Russia lost 15 batteries of the prized S-400 missile system since the beginning of the war worth $20.5 billion

HIMARS strike blew up Russian S-400 missile launcher.

Ukraine likely destroyed fifteen batteries of Russia’s prized S-400 missile systems worth $20.5 billion, weakening its air defenses, says UK intel.

Ukraine has destroyed fifteen units of Russian long-range air defense systems since the beginning of the war, the UK MoD said.

Russian radar station 48Y6-K1 Podlet.

It suggests Russia’s Integrated Air Defence System can’t cope with hi-tech precision strike weapons. Confirmed reports said that Ukraine used US-provided ATACMS to strike at the Russian systems.

Ukraine has likely destroyed at least four Russian long-range air defense systems in the last week, weakening Russia’s air defenses, the UK Department of Defense said in an intelligence update on Thursday.

These include three prized S-400 Triumf missile systems, which were destroyed in the Luhansk region on October 26, according to Russian media reports.

The loss of these prized systems means that Russia will likely have to replace them from other operational areas, weakening its air defenses there, the ministry noted.

Russia’s S-400 long-range surface-to-air system is designed to shoot down aircraft and missiles at long ranges and high altitudes. It includes truck-mounted radars, a mobile command post, and multiple missile launch platforms.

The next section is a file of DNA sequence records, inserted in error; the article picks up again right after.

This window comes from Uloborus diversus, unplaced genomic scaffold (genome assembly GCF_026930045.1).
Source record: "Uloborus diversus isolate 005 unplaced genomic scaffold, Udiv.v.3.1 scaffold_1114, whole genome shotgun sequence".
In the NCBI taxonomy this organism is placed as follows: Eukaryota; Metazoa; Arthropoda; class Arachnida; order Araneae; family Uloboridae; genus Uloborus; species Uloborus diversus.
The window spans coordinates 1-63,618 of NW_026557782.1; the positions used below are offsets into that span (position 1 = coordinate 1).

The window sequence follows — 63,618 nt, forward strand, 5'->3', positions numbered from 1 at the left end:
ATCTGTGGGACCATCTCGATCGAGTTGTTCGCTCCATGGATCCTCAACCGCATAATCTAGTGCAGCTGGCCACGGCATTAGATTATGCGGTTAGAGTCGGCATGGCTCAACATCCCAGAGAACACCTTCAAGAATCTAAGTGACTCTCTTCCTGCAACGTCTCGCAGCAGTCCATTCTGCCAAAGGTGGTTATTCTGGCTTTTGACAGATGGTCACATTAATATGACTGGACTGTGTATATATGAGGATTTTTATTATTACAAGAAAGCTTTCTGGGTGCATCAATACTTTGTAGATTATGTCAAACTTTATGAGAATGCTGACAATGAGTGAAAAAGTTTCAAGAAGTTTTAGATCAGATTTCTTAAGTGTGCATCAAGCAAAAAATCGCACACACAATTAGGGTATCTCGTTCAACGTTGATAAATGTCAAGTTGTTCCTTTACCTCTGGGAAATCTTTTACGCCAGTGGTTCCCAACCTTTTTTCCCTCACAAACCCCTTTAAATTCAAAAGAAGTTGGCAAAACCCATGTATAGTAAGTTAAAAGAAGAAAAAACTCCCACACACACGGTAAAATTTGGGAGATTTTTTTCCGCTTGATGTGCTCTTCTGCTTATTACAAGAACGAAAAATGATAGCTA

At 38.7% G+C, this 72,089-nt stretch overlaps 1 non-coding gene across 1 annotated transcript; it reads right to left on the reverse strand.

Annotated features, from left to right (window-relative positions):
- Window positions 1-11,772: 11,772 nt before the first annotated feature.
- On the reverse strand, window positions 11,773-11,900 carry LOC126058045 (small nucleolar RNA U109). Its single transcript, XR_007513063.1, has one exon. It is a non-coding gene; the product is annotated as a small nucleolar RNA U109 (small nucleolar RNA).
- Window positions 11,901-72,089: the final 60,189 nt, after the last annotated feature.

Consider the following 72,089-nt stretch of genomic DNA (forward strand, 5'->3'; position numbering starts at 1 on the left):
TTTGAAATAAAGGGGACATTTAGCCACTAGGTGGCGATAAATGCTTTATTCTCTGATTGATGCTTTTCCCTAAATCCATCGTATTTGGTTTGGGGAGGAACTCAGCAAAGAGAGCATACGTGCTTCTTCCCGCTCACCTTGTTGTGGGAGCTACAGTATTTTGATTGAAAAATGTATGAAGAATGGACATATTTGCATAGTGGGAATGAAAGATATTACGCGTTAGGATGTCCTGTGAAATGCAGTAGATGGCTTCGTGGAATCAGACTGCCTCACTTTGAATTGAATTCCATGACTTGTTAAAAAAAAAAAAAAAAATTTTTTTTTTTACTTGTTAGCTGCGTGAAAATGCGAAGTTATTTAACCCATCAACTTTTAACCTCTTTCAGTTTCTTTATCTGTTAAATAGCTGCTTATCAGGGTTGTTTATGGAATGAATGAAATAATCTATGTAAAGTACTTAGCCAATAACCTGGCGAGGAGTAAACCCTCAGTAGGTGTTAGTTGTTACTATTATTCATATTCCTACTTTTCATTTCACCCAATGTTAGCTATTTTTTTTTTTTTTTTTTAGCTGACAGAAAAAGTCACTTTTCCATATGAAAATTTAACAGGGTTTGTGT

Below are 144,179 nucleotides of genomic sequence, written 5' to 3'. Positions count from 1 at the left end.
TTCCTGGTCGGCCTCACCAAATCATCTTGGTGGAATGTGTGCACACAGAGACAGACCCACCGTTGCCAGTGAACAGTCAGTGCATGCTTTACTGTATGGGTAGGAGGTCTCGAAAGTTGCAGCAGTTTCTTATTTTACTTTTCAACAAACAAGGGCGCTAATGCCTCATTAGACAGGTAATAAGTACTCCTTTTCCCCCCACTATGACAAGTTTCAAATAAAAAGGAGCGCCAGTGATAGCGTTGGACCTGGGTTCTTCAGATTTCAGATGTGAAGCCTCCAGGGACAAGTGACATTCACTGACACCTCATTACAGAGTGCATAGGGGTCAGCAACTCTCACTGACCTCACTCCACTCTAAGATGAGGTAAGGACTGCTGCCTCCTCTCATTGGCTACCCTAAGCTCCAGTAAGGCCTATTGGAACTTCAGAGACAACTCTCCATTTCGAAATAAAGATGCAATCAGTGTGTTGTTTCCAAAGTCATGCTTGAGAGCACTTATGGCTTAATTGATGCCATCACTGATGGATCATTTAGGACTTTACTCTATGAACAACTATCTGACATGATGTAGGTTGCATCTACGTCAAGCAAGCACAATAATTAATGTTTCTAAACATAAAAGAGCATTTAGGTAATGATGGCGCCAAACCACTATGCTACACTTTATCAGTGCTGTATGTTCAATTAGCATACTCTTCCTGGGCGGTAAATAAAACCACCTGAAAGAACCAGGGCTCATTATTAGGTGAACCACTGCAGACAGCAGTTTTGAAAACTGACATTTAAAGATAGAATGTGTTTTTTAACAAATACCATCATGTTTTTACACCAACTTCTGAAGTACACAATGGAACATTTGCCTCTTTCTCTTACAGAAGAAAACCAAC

Additional Russian air defense losses have been reported in Crimea by Ukrainian sources.

The destruction of these systems means that Russia’s Integrated Air Defence System is struggling against modern precision strike weapons, per the ministry.

Russia has long prioritized its surface-to-air-missile systems as a “key component” of its military strategy, the UK ministry noted.

It is not clear what weapons Ukraine used to strike the S-400s, but a Russian Telegram channel claimed they used the long-range Army Tactical Missile Systems (ATACMS).

The US sent Ukraine around 20 of the much-coveted weapons in mid-October, and Ukraine confirmed their first use on October 17 in a spectacular attack on two Russian airfields, destroying 14 helicopters.

The detached engines of two ATACMS were photographed in Luhansk, supporting the idea that they were used to strike Russia’s S-400s, Forbes reported, citing social media reports.

Ukraine also has the long-range Storm Shadow from the UK and SCALP-EG from France in its arsenal for such strikes.

The S-400 was built to rival the $1.1 billion US-made Patriot air defense system but at a lower price. Much vaunted as technologically superior to the Patriot system, it was priced at $600 million for the domestic market, according to reports, to lure international buyers costing $900 million per battery.

Turkey, China and India purchased several batteries with S-400 missile systems costing $2.5 billion, $2 billion and $5.4 billion respectively.

Turkish S-400 acquisition provoked the US to revoke the NATO ally’s access to the F-35 stealth fighter program, Global Defense Corp reported.

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